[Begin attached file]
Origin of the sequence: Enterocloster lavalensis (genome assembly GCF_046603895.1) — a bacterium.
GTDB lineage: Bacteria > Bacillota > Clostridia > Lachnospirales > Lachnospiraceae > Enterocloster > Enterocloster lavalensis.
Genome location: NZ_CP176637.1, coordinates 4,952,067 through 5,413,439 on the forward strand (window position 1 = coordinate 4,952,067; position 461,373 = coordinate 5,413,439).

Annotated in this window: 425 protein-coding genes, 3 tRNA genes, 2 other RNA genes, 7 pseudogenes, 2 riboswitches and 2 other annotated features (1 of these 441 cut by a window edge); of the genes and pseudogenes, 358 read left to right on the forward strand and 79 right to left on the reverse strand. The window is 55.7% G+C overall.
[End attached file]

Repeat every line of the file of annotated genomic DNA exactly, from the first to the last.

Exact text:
Origin of the sequence: Enterocloster lavalensis (genome assembly GCF_046603895.1) — a bacterium.
GTDB lineage: Bacteria > Bacillota > Clostridia > Lachnospirales > Lachnospiraceae > Enterocloster > Enterocloster lavalensis.
Genome location: NZ_CP176637.1, coordinates 4,952,067 through 5,413,439 on the forward strand (window position 1 = coordinate 4,952,067; position 461,373 = coordinate 5,413,439).

Annotated in this window: 425 protein-coding genes, 3 tRNA genes, 2 other RNA genes, 7 pseudogenes, 2 riboswitches and 2 other annotated features (1 of these 441 cut by a window edge); of the genes and pseudogenes, 358 read left to right on the forward strand and 79 right to left on the reverse strand. The window is 55.7% G+C overall.